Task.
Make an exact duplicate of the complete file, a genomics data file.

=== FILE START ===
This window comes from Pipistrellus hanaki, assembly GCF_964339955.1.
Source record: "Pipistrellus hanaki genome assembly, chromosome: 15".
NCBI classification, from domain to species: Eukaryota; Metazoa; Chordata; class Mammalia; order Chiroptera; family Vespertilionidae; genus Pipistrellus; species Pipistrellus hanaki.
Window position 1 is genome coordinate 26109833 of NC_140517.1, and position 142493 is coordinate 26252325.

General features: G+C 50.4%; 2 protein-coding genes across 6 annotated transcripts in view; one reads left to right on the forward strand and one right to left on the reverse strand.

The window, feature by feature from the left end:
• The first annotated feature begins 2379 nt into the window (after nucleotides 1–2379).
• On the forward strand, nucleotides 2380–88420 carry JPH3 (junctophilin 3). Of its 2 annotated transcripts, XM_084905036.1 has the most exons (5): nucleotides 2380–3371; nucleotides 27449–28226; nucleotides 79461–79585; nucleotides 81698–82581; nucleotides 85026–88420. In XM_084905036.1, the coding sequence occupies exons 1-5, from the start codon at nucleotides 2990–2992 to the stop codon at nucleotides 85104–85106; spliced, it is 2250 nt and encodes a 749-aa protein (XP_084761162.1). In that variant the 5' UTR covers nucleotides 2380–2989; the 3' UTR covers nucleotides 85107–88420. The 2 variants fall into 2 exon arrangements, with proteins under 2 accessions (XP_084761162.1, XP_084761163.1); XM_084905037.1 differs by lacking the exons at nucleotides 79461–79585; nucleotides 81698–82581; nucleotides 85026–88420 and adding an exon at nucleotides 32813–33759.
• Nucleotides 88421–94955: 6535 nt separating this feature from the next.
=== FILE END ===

This window comes from Pipistrellus hanaki, assembly GCF_964339955.1.
Source record: "Pipistrellus hanaki genome assembly, chromosome: 15".
NCBI classification, from domain to species: Eukaryota; Metazoa; Chordata; class Mammalia; order Chiroptera; family Vespertilionidae; genus Pipistrellus; species Pipistrellus hanaki.
Window position 1 is genome coordinate 26109833 of NC_140517.1, and position 142493 is coordinate 26252325.

General features: G+C 50.4%; 2 protein-coding genes across 6 annotated transcripts in view; one reads left to right on the forward strand and one right to left on the reverse strand.

The window, feature by feature from the left end:
• The first annotated feature begins 2379 nt into the window (after nucleotides 1–2379).
• On the forward strand, nucleotides 2380–88420 carry JPH3 (junctophilin 3). Of its 2 annotated transcripts, XM_084905036.1 has the most exons (5): nucleotides 2380–3371; nucleotides 27449–28226; nucleotides 79461–79585; nucleotides 81698–82581; nucleotides 85026–88420. In XM_084905036.1, the coding sequence occupies exons 1-5, from the start codon at nucleotides 2990–2992 to the stop codon at nucleotides 85104–85106; spliced, it is 2250 nt and encodes a 749-aa protein (XP_084761162.1). In that variant the 5' UTR covers nucleotides 2380–2989; the 3' UTR covers nucleotides 85107–88420. The 2 variants fall into 2 exon arrangements, with proteins under 2 accessions (XP_084761162.1, XP_084761163.1); XM_084905037.1 differs by lacking the exons at nucleotides 79461–79585; nucleotides 81698–82581; nucleotides 85026–88420 and adding an exon at nucleotides 32813–33759.
• Nucleotides 88421–94955: 6535 nt separating this feature from the next.